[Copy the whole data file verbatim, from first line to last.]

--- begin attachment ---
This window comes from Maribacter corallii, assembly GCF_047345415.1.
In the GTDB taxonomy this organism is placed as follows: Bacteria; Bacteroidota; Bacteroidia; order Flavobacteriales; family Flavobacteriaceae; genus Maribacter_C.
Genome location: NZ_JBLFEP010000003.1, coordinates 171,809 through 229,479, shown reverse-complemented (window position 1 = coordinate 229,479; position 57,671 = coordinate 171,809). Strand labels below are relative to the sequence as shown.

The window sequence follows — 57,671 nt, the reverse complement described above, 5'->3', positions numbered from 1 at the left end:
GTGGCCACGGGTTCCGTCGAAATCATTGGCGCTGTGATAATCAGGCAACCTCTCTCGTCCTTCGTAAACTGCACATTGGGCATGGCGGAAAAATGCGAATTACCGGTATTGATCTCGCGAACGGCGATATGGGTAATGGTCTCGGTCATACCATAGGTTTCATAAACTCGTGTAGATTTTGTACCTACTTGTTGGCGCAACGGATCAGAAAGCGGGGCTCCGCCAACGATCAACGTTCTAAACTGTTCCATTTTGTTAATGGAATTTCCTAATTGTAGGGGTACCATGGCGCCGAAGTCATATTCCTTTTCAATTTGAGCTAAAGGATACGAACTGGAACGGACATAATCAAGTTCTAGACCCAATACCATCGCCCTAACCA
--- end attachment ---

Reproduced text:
This window comes from Maribacter corallii, assembly GCF_047345415.1.
In the GTDB taxonomy this organism is placed as follows: Bacteria; Bacteroidota; Bacteroidia; order Flavobacteriales; family Flavobacteriaceae; genus Maribacter_C.
Genome location: NZ_JBLFEP010000003.1, coordinates 171,809 through 229,479, shown reverse-complemented (window position 1 = coordinate 229,479; position 57,671 = coordinate 171,809). Strand labels below are relative to the sequence as shown.

The window sequence follows — 57,671 nt, the reverse complement described above, 5'->3', positions numbered from 1 at the left end:
GTGGCCACGGGTTCCGTCGAAATCATTGGCGCTGTGATAATCAGGCAACCTCTCTCGTCCTTCGTAAACTGCACATTGGGCATGGCGGAAAAATGCGAATTACCGGTATTGATCTCGCGAACGGCGATATGGGTAATGGTCTCGGTCATACCATAGGTTTCATAAACTCGTGTAGATTTTGTACCTACTTGTTGGCGCAACGGATCAGAAAGCGGGGCTCCGCCAACGATCAACGTTCTAAACTGTTCCATTTTGTTAATGGAATTTCCTAATTGTAGGGGTACCATGGCGCCGAAGTCATATTCCTTTTCAATTTGAGCTAAAGGATACGAACTGGAACGGACATAATCAAGTTCTAGACCCAATACCATCGCCCTAACCA